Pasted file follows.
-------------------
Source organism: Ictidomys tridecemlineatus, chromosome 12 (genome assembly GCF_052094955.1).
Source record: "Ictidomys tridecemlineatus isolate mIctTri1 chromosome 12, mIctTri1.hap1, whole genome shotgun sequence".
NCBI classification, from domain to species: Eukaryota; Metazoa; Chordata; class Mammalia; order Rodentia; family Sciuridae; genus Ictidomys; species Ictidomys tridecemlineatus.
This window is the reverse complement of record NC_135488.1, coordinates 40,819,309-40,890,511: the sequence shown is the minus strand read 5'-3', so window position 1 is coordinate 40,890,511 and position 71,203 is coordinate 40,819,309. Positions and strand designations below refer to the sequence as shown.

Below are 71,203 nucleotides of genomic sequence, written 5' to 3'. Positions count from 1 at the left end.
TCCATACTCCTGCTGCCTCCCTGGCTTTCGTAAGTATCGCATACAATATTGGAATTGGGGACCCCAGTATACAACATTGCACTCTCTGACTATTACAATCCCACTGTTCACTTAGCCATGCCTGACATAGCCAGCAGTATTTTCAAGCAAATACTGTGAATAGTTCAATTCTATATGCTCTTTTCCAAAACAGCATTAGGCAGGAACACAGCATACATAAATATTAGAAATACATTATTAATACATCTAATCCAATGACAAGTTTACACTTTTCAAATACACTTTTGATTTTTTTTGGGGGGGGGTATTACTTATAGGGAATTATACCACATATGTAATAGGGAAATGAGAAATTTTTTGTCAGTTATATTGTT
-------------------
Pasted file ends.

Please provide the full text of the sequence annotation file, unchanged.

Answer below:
Source organism: Ictidomys tridecemlineatus, chromosome 12 (genome assembly GCF_052094955.1).
Source record: "Ictidomys tridecemlineatus isolate mIctTri1 chromosome 12, mIctTri1.hap1, whole genome shotgun sequence".
NCBI classification, from domain to species: Eukaryota; Metazoa; Chordata; class Mammalia; order Rodentia; family Sciuridae; genus Ictidomys; species Ictidomys tridecemlineatus.
This window is the reverse complement of record NC_135488.1, coordinates 40,819,309-40,890,511: the sequence shown is the minus strand read 5'-3', so window position 1 is coordinate 40,890,511 and position 71,203 is coordinate 40,819,309. Positions and strand designations below refer to the sequence as shown.

Below are 71,203 nucleotides of genomic sequence, written 5' to 3'. Positions count from 1 at the left end.
TCCATACTCCTGCTGCCTCCCTGGCTTTCGTAAGTATCGCATACAATATTGGAATTGGGGACCCCAGTATACAACATTGCACTCTCTGACTATTACAATCCCACTGTTCACTTAGCCATGCCTGACATAGCCAGCAGTATTTTCAAGCAAATACTGTGAATAGTTCAATTCTATATGCTCTTTTCCAAAACAGCATTAGGCAGGAACACAGCATACATAAATATTAGAAATACATTATTAATACATCTAATCCAATGACAAGTTTACACTTTTCAAATACACTTTTGATTTTTTTTGGGGGGGGGTATTACTTATAGGGAATTATACCACATATGTAATAGGGAAATGAGAAATTTTTTGTCAGTTATATTGTT